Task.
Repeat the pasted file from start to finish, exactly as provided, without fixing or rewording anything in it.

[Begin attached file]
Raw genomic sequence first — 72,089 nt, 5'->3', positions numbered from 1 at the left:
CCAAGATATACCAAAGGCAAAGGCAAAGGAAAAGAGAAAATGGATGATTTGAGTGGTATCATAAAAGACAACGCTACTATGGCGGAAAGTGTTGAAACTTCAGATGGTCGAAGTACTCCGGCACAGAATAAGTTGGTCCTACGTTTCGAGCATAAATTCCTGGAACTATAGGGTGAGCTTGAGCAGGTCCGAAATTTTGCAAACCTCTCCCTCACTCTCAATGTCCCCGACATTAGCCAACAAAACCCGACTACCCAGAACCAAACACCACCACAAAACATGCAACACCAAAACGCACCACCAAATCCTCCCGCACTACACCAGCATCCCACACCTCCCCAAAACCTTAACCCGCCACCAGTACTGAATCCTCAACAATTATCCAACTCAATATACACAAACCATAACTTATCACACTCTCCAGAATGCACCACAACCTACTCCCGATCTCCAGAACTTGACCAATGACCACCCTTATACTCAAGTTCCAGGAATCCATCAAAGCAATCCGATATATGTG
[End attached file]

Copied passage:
Raw genomic sequence first — 72,089 nt, 5'->3', positions numbered from 1 at the left:
CCAAGATATACCAAAGGCAAAGGCAAAGGAAAAGAGAAAATGGATGATTTGAGTGGTATCATAAAAGACAACGCTACTATGGCGGAAAGTGTTGAAACTTCAGATGGTCGAAGTACTCCGGCACAGAATAAGTTGGTCCTACGTTTCGAGCATAAATTCCTGGAACTATAGGGTGAGCTTGAGCAGGTCCGAAATTTTGCAAACCTCTCCCTCACTCTCAATGTCCCCGACATTAGCCAACAAAACCCGACTACCCAGAACCAAACACCACCACAAAACATGCAACACCAAAACGCACCACCAAATCCTCCCGCACTACACCAGCATCCCACACCTCCCCAAAACCTTAACCCGCCACCAGTACTGAATCCTCAACAATTATCCAACTCAATATACACAAACCATAACTTATCACACTCTCCAGAATGCACCACAACCTACTCCCGATCTCCAGAACTTGACCAATGACCACCCTTATACTCAAGTTCCAGGAATCCATCAAAGCAATCCGATATATGTG